A 74-year-old North Carolina man ended the life of his wife of 53 years to allow his dementia-ridden partner to die with dignity, he told authorities.
In the early hours of Dec. 14, 2016, Frank Mansfield called police to say he had shot and killed his 73-year-old wife, Phyllis Mansfield, in the garage of their Elizabeth City home.
Mansfield waited in the driveway until police arrived and after being taken into custody, explained that killing his wife was the only way to save her from a life lived "like a caged animal," the Daily Advance reported.
Phyllis suffered from dementia and Mansfield could no longer care for her himself, he said.
Mansfield spoke with officials from the Pasquotank Department of Social Services, as well as other agencies, about placing her in an assisted living facility, but it was an option he had long resisted.
“Mr. Mansfield stated he felt like if he put his wife into the assisted living home that she would be like a caged animal," a sworn statement by police Det. Zachary Lovett obtained by the Advance said.
By Dec. 14, 2016, Mansfield realized he couldn’t put off the decision any longer, he told police.
So instead of admitting Phyllis to a facility, Mansfield retrieved a gun from a tool box, loaded it with bullets he found in a filing cabinet, and called his wife into the garage, he said.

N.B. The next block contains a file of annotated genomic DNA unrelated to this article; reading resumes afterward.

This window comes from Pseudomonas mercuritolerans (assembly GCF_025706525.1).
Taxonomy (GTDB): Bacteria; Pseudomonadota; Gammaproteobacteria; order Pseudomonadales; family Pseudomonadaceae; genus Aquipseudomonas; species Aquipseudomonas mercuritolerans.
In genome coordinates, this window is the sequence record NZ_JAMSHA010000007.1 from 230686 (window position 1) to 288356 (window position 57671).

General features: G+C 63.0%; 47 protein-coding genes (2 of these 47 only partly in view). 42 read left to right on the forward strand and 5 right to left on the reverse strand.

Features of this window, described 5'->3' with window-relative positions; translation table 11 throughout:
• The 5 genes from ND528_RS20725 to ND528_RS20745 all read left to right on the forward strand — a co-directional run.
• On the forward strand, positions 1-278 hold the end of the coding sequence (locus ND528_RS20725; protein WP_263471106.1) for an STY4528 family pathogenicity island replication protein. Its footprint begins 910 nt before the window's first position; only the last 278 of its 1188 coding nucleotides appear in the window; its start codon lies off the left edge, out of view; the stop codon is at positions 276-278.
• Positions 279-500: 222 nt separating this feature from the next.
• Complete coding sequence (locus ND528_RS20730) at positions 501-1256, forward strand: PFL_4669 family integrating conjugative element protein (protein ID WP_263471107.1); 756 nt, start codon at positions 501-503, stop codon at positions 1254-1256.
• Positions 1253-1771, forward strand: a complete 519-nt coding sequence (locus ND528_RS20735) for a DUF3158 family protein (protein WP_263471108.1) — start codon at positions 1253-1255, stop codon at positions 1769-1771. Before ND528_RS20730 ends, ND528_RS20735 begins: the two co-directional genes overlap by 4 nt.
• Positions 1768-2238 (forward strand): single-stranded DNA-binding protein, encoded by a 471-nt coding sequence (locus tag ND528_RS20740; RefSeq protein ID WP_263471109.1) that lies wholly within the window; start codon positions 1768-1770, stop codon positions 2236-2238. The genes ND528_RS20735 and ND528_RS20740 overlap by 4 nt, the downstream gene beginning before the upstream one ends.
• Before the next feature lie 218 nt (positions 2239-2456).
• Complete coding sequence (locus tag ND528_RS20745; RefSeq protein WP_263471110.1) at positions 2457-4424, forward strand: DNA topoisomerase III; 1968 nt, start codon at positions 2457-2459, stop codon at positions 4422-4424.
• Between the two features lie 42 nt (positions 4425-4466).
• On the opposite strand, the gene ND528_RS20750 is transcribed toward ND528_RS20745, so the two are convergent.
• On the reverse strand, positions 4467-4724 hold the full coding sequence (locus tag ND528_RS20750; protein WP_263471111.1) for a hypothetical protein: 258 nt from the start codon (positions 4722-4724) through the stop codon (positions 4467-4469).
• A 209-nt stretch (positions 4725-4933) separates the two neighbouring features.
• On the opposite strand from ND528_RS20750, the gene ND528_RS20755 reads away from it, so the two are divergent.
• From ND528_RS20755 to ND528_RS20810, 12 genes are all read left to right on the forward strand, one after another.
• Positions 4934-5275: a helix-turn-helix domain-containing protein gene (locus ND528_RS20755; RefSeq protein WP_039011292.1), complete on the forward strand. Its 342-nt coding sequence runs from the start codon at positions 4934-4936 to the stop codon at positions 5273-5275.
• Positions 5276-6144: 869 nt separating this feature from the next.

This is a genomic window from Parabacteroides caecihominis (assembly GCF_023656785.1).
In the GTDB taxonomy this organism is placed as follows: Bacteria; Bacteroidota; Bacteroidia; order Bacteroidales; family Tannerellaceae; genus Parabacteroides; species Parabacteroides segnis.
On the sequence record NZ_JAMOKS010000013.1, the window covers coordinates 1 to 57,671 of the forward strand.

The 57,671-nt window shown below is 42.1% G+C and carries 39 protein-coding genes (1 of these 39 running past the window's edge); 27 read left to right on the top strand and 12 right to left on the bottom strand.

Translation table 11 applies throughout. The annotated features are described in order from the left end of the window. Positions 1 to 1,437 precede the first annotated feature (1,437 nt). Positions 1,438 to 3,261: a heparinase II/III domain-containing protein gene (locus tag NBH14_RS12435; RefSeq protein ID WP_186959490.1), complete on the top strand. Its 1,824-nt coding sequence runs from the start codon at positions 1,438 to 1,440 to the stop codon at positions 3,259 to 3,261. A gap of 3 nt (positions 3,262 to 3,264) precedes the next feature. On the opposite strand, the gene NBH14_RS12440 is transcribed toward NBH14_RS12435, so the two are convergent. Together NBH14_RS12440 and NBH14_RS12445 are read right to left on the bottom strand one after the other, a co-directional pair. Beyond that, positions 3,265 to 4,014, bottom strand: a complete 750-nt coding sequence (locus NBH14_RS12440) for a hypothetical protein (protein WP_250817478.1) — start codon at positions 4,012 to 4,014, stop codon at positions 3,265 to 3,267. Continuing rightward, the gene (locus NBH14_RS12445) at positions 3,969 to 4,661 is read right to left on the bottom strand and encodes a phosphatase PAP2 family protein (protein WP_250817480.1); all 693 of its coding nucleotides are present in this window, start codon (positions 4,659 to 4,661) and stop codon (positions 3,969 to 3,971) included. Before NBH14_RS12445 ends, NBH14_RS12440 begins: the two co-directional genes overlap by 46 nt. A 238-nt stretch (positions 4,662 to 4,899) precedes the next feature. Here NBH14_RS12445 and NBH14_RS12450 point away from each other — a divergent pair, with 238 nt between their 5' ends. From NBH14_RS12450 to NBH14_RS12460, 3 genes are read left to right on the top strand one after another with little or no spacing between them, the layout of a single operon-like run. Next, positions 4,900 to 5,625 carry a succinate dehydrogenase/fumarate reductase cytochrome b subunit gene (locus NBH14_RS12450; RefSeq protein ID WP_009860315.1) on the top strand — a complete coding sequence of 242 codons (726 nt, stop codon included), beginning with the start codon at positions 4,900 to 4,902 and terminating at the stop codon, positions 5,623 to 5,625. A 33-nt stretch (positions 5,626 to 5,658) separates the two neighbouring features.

Mansfield told police he hid the gun from Phyllis as she walked toward him, and once she was close, he raised the gun to her chest and fired twice, the Advance wrote.
He waited until Phyllis took “her last breath” before calling police, he reportedly told investigators.
Phyllis was found to have suffered wounds to her head and chest, according to her death certificate.
Mansfield was originally indicted for second-degree murder but pleaded guilty Thursday to voluntary manslaughter.
His sentencing will be delayed for eight months as he finishes chemotherapy for a health condition, according to reports. The minimum sentence possible for someone convicted of manslaughter is three years and two months, officials said.
But, sentencing is based on "points" assigned for a prior criminal record, aspects of the crime and whether or not the defendant was on probation when they committed the crime, authorities told the Advance.
Mansfield had no previous criminal record.